Effect of Jim Crow

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Bus Station

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An American photographer for the farm security administration took a photograph of an African American man in 1940 standing at the black only bus station in Durham, North Carolina during the Jim Crow era. The Jim Crow enforced racial segregation, especially in the southern states. This picture provides a good visual of what segregation was like in the south. The law enforced separated but equal meaning a man or woman of color can have the same treatment as the white, but it needs to be separated. This photograph is an example of the Jim Crow law and that illustrates the separates but equal term. As you can see from the photo an African American man standing by the color waiting area for bus and is not allowed on the white side. The law stated that he would have the same as the white, but he will be separated. The waiting station is also not as big or as nice as the white part.

Riot at the Sojourner Truth Homes

The primary source is a picture taken by Arthur Siegel a photographer was known for his experimental photography, particularly in color pictures. Siegel took a picture of a sign stating that “We want white tenants in our white community.” In regarding this picture, racial segregation housing has prevented African Americans from living in a white neighborhood and that directly affected African Americans in many ways in terms of education, employment, and health. This source is very useful because it goes to show that segregation was just not in public spaces but also where people lived in. During this housing project, African Americans were denied equal access to housing because of racial segregation in the United States housing system. It was believed that African Americans moving into a white neighborhood lower the value of properties. Another reason why this source is useful is that you can also compare the living places of African Americans today to back then. The majority of African American tend to live in a dissatisfactory neighborhood or the project because of their income.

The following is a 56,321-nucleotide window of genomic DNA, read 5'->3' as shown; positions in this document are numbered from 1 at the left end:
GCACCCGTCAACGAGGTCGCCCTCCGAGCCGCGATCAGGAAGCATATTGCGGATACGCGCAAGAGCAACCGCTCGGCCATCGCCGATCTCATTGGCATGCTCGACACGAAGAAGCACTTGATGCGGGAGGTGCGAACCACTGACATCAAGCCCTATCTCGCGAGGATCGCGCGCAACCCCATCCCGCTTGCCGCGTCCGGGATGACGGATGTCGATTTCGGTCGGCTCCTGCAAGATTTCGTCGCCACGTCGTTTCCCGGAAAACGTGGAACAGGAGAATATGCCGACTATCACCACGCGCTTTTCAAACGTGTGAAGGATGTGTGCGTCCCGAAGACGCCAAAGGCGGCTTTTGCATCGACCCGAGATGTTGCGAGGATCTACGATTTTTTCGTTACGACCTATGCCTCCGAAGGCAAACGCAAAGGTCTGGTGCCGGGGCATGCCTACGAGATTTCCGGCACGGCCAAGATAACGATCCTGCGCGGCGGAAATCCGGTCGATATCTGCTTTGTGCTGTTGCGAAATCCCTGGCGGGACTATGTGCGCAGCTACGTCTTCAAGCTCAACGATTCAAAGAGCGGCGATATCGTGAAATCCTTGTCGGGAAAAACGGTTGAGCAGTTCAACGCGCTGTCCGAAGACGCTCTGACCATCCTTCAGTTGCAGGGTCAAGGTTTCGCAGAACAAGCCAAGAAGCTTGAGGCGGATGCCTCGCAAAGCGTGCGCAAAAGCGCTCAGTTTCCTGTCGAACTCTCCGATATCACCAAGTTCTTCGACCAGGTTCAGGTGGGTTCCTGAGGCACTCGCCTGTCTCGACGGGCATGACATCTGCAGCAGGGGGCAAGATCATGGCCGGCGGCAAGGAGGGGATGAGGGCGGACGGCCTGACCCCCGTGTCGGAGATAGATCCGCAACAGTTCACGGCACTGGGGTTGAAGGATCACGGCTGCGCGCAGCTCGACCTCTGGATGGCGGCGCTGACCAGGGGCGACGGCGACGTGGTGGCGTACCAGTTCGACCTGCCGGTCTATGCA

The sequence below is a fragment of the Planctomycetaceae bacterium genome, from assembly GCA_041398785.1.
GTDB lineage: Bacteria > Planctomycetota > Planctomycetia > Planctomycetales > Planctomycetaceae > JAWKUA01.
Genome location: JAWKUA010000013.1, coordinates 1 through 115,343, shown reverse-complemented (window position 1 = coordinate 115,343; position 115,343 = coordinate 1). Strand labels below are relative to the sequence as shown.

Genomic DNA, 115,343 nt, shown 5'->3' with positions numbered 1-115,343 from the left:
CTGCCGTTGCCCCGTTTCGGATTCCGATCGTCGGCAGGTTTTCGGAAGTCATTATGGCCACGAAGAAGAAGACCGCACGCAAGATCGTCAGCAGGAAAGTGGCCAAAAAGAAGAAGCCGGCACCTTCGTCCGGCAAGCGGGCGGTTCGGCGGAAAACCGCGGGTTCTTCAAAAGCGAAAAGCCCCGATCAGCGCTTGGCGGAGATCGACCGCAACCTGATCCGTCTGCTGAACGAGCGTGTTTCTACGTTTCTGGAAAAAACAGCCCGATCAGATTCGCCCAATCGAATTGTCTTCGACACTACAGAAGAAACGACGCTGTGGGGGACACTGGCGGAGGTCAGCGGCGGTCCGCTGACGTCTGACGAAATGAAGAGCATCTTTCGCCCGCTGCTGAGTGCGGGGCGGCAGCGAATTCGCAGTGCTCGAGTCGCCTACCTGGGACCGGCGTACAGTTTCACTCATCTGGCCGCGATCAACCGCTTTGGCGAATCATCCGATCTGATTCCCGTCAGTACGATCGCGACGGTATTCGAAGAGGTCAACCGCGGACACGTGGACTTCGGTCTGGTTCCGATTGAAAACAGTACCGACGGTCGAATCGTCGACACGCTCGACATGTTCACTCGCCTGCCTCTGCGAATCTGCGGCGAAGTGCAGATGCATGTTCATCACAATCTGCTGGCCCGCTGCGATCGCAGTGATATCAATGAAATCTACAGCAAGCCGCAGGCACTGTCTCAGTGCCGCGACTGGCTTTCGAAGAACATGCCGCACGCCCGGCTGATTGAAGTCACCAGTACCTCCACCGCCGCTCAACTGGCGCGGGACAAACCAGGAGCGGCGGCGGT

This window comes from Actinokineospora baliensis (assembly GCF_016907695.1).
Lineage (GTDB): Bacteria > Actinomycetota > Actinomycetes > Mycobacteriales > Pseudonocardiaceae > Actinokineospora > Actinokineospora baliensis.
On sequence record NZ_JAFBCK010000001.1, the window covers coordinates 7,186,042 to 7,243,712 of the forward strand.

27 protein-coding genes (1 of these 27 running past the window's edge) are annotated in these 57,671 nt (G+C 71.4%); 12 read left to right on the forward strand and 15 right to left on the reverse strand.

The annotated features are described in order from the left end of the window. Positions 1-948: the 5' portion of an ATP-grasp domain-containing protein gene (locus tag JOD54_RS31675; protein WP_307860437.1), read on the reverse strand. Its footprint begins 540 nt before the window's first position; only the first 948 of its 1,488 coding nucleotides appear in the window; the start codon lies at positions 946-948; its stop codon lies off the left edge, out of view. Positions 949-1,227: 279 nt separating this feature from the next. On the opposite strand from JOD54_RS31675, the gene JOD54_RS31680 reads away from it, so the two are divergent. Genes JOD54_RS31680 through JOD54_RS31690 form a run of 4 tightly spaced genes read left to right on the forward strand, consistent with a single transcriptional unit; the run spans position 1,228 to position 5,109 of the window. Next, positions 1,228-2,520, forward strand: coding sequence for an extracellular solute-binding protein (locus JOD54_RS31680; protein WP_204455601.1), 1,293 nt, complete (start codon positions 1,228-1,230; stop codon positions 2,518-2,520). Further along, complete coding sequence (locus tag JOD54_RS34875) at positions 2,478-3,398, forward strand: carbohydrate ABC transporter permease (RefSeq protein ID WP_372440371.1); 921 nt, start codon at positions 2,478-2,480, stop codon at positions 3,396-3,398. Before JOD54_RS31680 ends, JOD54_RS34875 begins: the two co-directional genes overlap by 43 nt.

Separate but equal

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Segregation In America Theatre

This primary source is a picture of two men drinking from a segregated water fountain, segregation in a public transportation, and a theatre. This picture is a great an example of what life was like after the jim crow law was passed. The south took to a stand and accept the term separate but equal. The term meant African American and Whites can have access to the same thing but not together. This picture shows some of the disturbing things America went through during the time period of segregation. This term of separate but equal was also a way to be segregated but not violate the Fourteen Amendments. As you can see from the picture of the segregation the bus. African Americans were forced to sit in back even front seats of the bus are empty.